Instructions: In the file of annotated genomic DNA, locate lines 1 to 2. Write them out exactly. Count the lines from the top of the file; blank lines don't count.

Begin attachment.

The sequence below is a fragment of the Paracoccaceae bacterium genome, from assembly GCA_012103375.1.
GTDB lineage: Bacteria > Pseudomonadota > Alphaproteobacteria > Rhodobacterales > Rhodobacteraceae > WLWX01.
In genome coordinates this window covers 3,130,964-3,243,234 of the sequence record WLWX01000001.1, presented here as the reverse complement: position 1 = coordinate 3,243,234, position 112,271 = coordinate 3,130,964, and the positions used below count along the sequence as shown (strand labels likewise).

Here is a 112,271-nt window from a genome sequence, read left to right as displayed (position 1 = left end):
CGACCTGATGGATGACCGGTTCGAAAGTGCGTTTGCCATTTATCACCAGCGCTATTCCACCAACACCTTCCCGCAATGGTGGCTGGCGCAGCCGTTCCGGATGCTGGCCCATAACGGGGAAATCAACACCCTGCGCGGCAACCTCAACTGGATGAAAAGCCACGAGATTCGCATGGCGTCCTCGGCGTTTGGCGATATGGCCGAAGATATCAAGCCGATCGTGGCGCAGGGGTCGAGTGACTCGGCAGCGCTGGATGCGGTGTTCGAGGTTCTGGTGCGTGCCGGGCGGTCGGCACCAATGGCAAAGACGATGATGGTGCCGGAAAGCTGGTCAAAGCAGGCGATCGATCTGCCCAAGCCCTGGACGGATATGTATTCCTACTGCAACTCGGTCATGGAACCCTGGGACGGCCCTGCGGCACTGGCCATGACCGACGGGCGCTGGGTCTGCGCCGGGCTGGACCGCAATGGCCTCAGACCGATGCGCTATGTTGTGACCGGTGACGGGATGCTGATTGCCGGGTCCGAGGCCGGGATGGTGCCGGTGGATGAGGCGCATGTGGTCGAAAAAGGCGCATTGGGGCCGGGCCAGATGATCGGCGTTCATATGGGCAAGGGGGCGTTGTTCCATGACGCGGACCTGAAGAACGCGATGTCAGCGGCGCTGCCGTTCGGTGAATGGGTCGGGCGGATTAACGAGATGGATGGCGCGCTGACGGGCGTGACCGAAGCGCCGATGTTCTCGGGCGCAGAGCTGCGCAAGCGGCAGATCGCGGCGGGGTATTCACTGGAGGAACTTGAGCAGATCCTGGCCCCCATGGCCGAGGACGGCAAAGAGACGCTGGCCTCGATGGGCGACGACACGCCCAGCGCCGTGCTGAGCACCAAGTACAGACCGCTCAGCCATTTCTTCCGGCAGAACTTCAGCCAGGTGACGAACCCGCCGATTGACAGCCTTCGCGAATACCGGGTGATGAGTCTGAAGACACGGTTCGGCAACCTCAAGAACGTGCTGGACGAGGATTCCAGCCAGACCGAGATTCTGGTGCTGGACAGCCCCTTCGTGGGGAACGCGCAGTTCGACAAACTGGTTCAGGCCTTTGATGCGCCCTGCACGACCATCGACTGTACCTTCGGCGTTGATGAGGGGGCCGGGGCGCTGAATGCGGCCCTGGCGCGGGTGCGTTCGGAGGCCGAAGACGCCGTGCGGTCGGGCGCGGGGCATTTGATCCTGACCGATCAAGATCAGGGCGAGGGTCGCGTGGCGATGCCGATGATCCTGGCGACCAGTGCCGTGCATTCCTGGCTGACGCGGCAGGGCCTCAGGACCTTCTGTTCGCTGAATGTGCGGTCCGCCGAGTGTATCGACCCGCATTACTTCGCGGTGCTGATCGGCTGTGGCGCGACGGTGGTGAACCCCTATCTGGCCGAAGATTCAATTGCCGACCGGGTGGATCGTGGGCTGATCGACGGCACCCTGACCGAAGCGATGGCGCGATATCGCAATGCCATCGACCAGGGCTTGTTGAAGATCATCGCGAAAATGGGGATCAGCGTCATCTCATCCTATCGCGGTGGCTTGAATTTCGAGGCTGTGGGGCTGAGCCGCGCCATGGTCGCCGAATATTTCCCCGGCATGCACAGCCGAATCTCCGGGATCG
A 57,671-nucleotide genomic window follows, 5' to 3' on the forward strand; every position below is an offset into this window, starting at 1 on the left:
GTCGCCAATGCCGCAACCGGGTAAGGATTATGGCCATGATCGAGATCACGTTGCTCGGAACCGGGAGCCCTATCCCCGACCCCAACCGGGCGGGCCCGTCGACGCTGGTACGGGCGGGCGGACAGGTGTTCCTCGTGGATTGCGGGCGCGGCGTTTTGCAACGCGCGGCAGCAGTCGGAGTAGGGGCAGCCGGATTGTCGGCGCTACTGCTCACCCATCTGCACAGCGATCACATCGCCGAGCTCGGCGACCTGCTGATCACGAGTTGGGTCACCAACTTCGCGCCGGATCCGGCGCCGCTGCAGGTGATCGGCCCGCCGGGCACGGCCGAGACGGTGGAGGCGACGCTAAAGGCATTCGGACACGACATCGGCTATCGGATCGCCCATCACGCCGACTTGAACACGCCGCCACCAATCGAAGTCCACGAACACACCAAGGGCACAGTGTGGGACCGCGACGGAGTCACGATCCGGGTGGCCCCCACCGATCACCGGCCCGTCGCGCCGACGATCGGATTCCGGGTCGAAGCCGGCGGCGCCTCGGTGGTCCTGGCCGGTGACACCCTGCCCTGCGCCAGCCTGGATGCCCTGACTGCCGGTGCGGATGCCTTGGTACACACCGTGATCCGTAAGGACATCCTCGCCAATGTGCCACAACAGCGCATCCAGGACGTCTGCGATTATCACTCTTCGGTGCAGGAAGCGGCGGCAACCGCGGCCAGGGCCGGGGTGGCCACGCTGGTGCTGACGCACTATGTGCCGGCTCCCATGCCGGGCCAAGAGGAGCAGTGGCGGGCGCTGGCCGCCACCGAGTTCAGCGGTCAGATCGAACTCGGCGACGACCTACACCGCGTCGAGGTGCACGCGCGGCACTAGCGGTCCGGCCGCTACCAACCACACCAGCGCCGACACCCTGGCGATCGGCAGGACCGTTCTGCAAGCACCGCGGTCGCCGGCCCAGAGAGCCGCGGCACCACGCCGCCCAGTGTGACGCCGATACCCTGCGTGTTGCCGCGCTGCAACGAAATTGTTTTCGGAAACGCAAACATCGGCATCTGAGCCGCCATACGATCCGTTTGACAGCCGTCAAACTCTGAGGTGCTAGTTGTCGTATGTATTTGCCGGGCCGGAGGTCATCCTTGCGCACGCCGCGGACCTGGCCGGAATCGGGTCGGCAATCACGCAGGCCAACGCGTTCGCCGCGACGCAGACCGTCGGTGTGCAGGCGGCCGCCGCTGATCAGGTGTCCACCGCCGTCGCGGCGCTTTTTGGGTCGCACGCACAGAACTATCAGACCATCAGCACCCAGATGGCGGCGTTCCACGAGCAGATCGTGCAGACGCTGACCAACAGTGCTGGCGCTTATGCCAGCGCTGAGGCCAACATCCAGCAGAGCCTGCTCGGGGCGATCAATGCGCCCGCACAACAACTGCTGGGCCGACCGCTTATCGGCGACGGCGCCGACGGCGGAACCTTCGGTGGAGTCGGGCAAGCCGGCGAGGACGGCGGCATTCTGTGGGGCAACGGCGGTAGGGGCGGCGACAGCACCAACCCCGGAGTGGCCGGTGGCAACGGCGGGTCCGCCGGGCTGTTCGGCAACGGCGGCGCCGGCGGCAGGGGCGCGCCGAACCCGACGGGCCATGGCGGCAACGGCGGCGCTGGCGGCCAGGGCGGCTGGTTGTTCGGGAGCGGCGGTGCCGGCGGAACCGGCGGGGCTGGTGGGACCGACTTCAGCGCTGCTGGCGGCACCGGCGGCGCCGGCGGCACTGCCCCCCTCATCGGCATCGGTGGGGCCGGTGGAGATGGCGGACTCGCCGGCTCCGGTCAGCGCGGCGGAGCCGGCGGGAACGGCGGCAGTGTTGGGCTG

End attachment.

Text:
The sequence below is a fragment of the Paracoccaceae bacterium genome, from assembly GCA_012103375.1.
GTDB lineage: Bacteria > Pseudomonadota > Alphaproteobacteria > Rhodobacterales > Rhodobacteraceae > WLWX01.